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Quick and Easy Gourmet Garlic Oil

homemade gourmet garlic oil

Garlic oil?  Made in mere minutes?  Why yes.  This quick and easy gluten free oil recipe can add sophisticated flavor to vegetables, fish or chicken.

I’m especially enjoying feeding it to my family during cold season since garlic is a great natural anti-biotic and immune booster.  Don’t let the health benefits fool you though, this is one tasty treat.

Quick and Easy Gourmet Garlic Oil

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  1. Place garlic and olive oil in small pot on the stove and bring to a simmer
  2. Reduce heat to low and allow oil to cook until garlic begins to turn golden brown, about 10-20 minutes
  3. Watch carefully to make sure it doesn’t burn
  4. Serve both oil and cloves over your favorite foods

The photo above was taken midway through the process of cooking the garlic in the oil.  By the time it’s done mine is a bit more browned than this.

This garlic oil is especially delicious over green veggies.  My favorite way to serve it is over grilled broccoli or steamed kale.  My younger son inhales it!

How will you serve this garlic oil?  Let us count the ways.


posted on March 13, 2009, 9 comments

  1. ~M

    My savta and husband would love this! Does the garlic get soft and melty by the end, or does it retain a crunch? Also, about how many cloves are in an average head of garlic, in case my savta wants to get the pre-peeled garlic (she has bad arthritis)? Thanks!

  2. Chiara

    This sounds like serious yum! How long would this keep, if I didn’t use all at a time? Would you store in the frig or at room temp?

  3. Yep, I would love to know how to store this, since in the fridge it would turn into a brick. A yummy brick, but still. :)

  4. Ruth

    Oooohhh….
    And here’s a recipe for lemon olive oil I’ve used,
    and loved. I’ve even used it to make lemon sesame oil.

    http://www.recipezaar.com/Lemon-Olive-Oil-121461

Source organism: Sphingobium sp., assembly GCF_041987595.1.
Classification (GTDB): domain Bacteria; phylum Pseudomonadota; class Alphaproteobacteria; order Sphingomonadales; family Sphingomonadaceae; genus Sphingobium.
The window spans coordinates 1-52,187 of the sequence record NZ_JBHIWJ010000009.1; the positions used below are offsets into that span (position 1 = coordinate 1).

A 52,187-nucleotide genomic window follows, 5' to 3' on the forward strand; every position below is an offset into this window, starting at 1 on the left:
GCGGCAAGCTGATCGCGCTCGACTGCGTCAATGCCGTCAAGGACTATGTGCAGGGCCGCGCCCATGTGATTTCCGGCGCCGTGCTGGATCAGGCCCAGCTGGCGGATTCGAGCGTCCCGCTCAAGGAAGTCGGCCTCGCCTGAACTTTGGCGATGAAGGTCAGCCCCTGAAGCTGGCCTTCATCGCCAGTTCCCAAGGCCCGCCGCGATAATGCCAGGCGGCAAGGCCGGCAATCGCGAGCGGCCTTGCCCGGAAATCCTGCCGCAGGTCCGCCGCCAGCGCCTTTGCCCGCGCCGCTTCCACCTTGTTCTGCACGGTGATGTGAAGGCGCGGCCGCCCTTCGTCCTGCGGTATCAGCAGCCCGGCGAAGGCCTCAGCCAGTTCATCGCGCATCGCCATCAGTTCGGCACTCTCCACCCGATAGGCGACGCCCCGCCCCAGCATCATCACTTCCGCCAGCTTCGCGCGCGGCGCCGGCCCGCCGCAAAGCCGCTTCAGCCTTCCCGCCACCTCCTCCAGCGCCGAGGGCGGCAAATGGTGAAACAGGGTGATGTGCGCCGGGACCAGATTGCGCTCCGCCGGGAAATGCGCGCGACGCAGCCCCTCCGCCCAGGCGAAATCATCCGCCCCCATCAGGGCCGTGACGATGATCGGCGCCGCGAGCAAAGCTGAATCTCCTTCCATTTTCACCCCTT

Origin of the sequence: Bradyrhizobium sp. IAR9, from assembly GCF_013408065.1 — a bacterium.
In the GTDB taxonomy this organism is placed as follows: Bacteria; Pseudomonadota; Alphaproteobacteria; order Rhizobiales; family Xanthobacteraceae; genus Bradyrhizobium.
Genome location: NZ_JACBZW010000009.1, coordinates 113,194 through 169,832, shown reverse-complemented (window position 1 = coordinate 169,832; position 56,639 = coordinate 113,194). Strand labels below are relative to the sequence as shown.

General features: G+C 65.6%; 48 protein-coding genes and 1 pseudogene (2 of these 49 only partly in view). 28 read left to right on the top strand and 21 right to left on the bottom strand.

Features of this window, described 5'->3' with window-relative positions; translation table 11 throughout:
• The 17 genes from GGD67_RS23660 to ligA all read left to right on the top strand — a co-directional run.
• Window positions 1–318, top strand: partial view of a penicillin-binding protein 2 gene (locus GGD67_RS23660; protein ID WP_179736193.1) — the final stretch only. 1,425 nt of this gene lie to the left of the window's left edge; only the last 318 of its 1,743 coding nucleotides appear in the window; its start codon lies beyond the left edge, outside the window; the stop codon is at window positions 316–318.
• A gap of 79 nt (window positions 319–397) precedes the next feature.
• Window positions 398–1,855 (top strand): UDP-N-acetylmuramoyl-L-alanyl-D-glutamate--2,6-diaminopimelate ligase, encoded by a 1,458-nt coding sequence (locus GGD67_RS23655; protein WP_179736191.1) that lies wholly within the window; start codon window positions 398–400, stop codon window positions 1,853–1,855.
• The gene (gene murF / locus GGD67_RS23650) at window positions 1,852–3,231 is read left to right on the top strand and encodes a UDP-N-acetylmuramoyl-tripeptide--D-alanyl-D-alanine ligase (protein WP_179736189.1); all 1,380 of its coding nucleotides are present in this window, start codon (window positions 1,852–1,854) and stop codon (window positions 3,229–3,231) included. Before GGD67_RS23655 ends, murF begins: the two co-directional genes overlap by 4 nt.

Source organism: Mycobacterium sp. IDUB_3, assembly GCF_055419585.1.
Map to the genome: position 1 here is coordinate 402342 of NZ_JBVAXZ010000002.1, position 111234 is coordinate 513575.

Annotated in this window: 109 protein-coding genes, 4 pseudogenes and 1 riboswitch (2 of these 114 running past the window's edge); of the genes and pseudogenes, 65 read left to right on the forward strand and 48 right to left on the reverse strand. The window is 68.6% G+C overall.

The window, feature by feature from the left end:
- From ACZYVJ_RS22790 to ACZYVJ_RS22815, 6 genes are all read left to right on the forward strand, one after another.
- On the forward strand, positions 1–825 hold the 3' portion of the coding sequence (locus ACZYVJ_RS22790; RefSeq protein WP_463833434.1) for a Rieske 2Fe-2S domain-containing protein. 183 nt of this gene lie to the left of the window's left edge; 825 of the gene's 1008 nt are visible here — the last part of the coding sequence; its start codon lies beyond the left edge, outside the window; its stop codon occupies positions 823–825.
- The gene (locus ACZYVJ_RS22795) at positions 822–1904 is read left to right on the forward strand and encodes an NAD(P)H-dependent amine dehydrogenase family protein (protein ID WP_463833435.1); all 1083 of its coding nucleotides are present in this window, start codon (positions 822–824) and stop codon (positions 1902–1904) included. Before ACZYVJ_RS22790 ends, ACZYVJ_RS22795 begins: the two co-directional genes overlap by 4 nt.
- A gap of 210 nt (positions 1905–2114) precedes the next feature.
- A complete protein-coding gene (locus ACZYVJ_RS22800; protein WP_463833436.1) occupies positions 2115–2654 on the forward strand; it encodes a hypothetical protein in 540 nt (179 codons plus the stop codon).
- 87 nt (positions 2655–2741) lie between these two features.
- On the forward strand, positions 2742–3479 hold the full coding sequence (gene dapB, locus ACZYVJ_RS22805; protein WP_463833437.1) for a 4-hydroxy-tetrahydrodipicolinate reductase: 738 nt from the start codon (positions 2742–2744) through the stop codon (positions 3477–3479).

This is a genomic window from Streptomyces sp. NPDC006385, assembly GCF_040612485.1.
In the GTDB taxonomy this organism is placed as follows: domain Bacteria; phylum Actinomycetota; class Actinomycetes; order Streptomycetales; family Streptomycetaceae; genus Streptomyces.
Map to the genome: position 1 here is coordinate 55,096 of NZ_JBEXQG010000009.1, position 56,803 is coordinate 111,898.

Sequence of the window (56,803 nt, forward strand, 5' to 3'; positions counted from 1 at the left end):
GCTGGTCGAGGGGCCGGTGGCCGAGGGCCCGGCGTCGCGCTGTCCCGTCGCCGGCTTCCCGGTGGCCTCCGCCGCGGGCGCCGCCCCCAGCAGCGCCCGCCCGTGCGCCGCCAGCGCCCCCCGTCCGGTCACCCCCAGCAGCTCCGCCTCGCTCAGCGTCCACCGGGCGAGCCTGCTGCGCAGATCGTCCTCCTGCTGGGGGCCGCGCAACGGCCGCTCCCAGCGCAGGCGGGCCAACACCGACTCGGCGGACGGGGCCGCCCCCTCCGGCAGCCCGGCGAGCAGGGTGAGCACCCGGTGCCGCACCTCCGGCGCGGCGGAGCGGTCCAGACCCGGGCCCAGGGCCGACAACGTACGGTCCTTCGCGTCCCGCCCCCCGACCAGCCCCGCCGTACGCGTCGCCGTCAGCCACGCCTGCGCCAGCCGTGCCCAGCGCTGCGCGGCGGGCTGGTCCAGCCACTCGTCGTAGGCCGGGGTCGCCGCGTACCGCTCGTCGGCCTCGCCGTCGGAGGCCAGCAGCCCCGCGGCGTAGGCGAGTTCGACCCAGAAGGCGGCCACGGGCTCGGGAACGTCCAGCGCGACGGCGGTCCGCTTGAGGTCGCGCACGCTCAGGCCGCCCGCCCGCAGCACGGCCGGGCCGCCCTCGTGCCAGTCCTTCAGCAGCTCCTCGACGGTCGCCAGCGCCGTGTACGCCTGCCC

I store my lemon sesame/olive oil in the refrigerator, and it does indeed turn into a brick. But not a solid brick. It’s really easy to spoon out what I need to saute shrimp. I use the lemon olive oil as salad dressing, since I have a brewer’s yeast allergy and must avoid all vinegar when I can.

  5. tom

    A word of warning – Garlic in oil is a prime breeding ground for the bacterium that causes botulism (Clostridium Botulinum). I would make really really sure that the garlic is well cooked, and don’t keep it around too long. It should definitely be refrigerated. Better yet, make only what you need and use it immediately.

  6. Yumola!!! We do this with annatto seeds to toast our rice before we cook it (very yum and pretty), but now I am so excited to make garlic oil – dribbled over kale sounds perfect! Thank you :)

  7. Agree with what Tom said — garlic in oil can cause botulism; this is also why things made with garlic (like pasta sauce) must be pressure-canned instead of just water-bath canning. If you take the garlic out within 3 hours, you can still use the oil.

  8. I buy a big container of fresh peeled raw garlic at Costco (comes from California, not China, I’m not risking those). Cook half the container in olive oil, very slowly, until totally soft and squishy on top of the stove, then I puree the cloves with as much olive oil as it needs to turn into smooth puree, then I freeze it in silicon mini muffin pans, pop out once frozen and freeze in ziploc. don’t try using pan for cakes etc even after washing. Add roasted garlic lumps to mashed potatoes, salad dressings, dips etc. Remainder of raw garlic I also puree with fresh olive oil and freeze same way. I would be very reluctant to keep even cooked garlic and remainder of olive oil in fridge for more than a week due to botulism. Better safe than sorry. I’ve warned many people of this danger.

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